Features of Maternal HIV-1 Associated with Lack of Vertical Transmission
Nafees Ahmad*, Aamir N. Ahmad, Shahid N. Ahmad
Identifiers and Pagination:Year: 2017
First Page: 8
Last Page: 14
Publisher Id: TOVJ-11-8
Article History:Received Date: 16/9/2016
Revision Received Date: 05/1/2017
Acceptance Date: 19/01/2017
Electronic publication date: 23/03/2017
Collection year: 2017
open-access license: This is an open access article distributed under the terms of the Creative Commons Attribution 4.0 International Public License (CC-BY 4.0), a copy of which is available at: (https://creativecommons.org/licenses/by/4.0/legalcode). This license permits unrestricted use, distribution, and reproduction in any medium, provided the original author and source are credited.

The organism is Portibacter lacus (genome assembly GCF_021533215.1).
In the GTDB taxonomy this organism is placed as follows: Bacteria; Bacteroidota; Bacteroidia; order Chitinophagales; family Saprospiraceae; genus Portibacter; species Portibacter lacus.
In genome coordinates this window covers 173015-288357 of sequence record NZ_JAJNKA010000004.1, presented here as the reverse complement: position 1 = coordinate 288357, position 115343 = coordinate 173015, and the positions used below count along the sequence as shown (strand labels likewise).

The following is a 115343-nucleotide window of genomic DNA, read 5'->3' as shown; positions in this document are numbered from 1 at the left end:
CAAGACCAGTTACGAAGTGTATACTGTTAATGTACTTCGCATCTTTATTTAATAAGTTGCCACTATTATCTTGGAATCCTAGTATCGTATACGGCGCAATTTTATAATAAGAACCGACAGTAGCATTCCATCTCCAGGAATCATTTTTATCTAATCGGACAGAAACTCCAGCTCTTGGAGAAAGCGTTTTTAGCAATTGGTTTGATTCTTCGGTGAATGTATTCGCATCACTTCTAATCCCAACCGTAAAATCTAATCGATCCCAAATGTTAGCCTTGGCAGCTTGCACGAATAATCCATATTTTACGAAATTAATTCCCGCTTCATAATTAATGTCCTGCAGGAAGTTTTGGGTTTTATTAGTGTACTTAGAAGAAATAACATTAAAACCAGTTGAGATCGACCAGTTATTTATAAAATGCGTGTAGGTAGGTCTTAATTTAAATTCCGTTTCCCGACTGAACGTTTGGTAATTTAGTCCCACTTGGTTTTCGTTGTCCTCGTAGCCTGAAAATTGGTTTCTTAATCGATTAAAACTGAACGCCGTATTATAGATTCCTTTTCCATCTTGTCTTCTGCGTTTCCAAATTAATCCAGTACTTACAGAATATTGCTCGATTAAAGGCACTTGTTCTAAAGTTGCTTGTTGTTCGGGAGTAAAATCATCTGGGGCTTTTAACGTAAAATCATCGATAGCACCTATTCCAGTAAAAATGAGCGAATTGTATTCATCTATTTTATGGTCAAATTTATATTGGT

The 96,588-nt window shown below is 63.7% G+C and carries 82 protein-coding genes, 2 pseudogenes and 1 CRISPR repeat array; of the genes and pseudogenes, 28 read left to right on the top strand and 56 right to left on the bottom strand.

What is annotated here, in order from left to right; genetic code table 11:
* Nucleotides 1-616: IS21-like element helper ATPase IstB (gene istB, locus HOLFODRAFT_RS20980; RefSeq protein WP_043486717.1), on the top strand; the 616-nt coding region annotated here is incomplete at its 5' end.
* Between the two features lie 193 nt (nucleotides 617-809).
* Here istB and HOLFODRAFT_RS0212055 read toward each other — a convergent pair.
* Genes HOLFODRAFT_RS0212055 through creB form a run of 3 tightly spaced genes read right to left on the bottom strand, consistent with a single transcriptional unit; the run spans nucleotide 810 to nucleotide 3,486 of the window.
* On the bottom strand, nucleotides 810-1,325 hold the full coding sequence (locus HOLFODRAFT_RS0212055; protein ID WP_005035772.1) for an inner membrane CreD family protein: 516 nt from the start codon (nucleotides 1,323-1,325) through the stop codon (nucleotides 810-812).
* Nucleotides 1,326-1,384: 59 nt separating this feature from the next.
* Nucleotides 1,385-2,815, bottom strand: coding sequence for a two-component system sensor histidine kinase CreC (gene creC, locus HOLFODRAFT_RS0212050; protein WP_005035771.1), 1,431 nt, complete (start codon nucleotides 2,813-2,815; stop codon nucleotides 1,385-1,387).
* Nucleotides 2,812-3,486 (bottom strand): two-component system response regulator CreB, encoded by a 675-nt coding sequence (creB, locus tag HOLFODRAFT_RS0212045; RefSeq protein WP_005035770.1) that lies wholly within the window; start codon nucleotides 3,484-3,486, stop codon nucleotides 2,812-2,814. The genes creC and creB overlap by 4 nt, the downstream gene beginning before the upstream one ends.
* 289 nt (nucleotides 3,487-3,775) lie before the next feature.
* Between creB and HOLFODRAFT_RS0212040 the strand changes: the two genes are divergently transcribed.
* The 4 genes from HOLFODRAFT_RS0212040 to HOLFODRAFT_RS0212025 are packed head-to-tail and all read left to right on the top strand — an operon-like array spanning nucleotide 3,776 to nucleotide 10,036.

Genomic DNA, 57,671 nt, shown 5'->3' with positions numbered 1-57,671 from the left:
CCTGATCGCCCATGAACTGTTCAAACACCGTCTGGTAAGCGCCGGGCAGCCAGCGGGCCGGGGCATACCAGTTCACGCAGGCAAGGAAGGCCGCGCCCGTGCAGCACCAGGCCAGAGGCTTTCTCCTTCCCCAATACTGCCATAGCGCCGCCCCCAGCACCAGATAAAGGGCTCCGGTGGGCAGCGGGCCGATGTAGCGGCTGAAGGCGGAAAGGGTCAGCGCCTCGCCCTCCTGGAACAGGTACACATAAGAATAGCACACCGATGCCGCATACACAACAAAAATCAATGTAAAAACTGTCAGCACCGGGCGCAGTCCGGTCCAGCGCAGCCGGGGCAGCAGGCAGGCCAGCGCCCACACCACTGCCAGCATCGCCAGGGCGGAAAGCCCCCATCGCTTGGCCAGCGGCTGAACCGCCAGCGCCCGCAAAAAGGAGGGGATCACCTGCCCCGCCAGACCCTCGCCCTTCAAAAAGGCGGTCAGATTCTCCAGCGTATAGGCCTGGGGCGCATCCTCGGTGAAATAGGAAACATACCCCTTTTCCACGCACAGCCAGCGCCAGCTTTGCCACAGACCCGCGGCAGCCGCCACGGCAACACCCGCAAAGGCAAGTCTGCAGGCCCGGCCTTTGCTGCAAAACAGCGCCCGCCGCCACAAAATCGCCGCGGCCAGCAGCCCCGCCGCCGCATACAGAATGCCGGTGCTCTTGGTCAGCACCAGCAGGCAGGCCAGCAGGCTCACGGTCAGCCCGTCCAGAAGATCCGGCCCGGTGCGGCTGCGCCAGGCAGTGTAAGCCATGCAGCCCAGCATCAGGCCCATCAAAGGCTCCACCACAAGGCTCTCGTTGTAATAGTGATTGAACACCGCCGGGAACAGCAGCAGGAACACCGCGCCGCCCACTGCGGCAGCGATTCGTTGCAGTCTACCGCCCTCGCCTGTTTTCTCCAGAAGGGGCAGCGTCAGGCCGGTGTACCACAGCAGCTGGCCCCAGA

HIV-1 is transmitted from mother-to-child (vertical transmission) at an estimated rate of approximately 30% without any antiretroviral therapy (ART). However, administration of ART during pregnancy considerably diminishes the rate of mother-to-child transmission of HIV-1, which has become a standard of perinatal care in HIV-infected pregnant females in developed countries. Moreover, a majority of children born to HIV-infected mothers are uninfected without any ART. In addition, characteristics of HIV-1 and/or cellular factors in the mothers may play a role in influencing or preventing vertical transmission. Several studies, including from our laboratory have characterized the properties of HIV-1 from infected mothers that transmitted HIV-1 to their infants (transmitting mothers) and compared with those mothers that failed to transmit HIV-1 to their infants (non-transmitting mothers) in the absence of ART. One of the striking differences observed was that the non-transmitting mothers harbored a less heterogeneous HIV-1 population than transmitting mothers in the analyzed HIV-1 regions of p17 gag, env V3, vif and vpr. The other significant and distinctive findings were that the functional domains of HIV-1 vif and vpr proteins were less conserved in non-transmitting mothers compared with transmitting mothers. Furthermore, there were differences seen in two important motifs of HIV-1 Gag p17, including conservation of QVSQNY motif and variation in KIEEEQN motif in non-transmitting mothers compared with transmitting mothers. Several of these distinguishing properties of HIV-1 in non-transmitting mothers provide insights in developing strategies for preventing HIV-1 vertical transmission.